FAQ

Delaney, Timothy wrote:
From: Peter Hansen [mailto:peter at engcorp.com]
def trace(frame, event, arg):
... if event == 'line':
... print '%s: %s' % (frame.f_code.co_filename, frame.f_lineno)
... return trace
...
import sys
sys.settrace(trace)
1. frame.f_code.co_filename will return the file that the .pyc was compiled
from. Particularly in the case of standard libraries, this will often not be
the path to the file in *your* filesystem. There is a way to get the
corresponding file in your filesystem (basically, determine the module the
frame comes from, then get the module filename using inspect).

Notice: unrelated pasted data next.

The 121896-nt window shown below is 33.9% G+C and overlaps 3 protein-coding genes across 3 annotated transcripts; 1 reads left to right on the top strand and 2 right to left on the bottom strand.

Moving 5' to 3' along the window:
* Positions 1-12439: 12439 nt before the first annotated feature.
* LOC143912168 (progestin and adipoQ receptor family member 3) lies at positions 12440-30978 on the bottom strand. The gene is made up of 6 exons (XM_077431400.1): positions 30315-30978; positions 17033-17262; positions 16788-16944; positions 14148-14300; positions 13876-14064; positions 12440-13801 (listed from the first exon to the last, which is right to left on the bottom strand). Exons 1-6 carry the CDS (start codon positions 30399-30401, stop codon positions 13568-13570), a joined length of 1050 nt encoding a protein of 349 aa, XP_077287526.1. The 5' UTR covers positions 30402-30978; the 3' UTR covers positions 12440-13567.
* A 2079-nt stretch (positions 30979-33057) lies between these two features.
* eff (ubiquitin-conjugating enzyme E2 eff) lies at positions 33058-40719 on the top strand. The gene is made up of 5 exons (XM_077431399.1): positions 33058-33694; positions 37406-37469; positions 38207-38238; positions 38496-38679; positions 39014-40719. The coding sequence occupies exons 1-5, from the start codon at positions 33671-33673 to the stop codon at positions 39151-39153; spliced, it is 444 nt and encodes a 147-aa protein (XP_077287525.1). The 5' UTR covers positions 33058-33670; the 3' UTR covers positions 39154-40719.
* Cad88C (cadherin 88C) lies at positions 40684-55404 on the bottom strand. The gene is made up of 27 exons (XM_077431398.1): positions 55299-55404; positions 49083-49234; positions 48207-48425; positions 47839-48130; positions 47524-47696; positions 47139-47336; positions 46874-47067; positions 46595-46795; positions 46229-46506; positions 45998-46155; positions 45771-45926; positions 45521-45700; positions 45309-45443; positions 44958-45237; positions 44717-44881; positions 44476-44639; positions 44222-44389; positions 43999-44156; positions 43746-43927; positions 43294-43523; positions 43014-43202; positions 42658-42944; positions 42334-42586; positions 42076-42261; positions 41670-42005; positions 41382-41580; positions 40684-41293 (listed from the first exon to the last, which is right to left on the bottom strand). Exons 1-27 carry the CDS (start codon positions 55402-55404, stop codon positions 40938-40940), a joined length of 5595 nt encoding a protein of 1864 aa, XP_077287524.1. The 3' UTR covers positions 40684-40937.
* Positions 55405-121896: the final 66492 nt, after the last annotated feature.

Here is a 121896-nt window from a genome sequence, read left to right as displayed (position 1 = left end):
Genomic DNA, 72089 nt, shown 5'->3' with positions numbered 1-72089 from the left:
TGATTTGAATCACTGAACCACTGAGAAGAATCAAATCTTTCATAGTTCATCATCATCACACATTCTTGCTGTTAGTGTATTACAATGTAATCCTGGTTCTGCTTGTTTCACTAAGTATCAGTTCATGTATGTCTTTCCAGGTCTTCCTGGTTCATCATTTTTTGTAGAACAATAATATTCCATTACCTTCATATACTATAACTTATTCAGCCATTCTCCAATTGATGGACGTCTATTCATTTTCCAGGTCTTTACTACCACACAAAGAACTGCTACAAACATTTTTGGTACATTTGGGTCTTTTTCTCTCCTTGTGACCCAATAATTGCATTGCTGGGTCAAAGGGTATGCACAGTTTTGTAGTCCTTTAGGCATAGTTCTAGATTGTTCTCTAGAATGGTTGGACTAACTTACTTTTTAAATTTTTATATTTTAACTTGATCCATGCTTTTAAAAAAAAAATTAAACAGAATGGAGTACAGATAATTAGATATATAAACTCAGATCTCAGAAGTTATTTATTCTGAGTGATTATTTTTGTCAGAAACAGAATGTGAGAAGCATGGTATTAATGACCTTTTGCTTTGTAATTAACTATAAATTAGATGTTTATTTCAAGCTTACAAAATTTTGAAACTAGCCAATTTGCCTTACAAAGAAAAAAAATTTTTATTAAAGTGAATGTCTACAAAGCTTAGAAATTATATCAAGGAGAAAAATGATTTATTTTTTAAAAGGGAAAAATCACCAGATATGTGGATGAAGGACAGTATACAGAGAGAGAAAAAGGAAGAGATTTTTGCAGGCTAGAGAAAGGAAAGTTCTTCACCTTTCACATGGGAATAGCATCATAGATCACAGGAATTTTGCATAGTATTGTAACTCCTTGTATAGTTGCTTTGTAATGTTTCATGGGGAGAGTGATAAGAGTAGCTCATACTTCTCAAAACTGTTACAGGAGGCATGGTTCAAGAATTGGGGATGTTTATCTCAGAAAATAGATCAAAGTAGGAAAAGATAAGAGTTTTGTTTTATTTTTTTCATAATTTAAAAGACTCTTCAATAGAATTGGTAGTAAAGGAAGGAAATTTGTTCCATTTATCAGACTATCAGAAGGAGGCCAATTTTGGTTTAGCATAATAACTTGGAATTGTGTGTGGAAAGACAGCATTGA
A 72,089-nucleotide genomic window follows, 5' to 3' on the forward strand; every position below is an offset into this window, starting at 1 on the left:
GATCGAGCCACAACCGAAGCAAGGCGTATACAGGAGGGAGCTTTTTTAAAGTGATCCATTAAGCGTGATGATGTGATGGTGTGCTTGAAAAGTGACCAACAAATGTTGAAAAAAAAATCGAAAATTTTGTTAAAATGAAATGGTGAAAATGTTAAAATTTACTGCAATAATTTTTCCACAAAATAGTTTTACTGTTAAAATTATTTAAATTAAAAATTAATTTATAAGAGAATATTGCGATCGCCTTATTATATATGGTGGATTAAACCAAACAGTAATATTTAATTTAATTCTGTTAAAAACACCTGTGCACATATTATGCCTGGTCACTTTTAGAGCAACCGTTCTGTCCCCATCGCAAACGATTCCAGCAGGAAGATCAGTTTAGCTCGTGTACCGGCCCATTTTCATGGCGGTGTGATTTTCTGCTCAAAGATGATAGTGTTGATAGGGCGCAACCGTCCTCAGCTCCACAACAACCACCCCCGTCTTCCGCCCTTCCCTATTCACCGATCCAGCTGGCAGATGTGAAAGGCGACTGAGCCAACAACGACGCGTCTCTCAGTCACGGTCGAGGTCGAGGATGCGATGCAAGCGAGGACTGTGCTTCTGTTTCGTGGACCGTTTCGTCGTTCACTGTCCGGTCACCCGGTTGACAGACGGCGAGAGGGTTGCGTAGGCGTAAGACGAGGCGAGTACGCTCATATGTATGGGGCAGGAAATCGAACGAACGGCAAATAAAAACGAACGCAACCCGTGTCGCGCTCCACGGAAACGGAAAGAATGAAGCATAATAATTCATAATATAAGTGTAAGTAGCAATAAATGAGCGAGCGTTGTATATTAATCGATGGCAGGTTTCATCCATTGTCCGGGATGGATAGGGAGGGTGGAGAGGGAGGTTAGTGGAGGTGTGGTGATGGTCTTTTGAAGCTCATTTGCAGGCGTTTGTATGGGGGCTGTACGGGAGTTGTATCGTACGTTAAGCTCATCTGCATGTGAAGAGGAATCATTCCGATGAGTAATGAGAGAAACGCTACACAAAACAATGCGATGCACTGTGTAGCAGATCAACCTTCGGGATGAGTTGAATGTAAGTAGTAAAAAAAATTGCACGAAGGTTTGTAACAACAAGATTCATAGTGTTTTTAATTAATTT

True... presumably either the OP is not concerned about standard
library modules anyway, or he would check the archives and add
a simple way of doing this. YAGNI...
2. The above will be *slow*. Very very slow. For a short program, this may
not matter. For a long program, it will (I'm talking order of magnitude
slower).
Hmmm... I didn't see any implication that speed was even remotely
a concern for the OP. After all, he did ask to *print* each line
as it executed. What could possibly be slower than that?
(I doubt he would care to deal with the volume of information
generated when using this with a large program anyway... needs
a way to turn it on and off, at least.)

My standard comments about Python speed and Knuth's comments about
premature optimization apply...

I'm looking forward to seeing your tool though, Timothy. :)

-Peter

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postedSep 19, '02 at 2:54a
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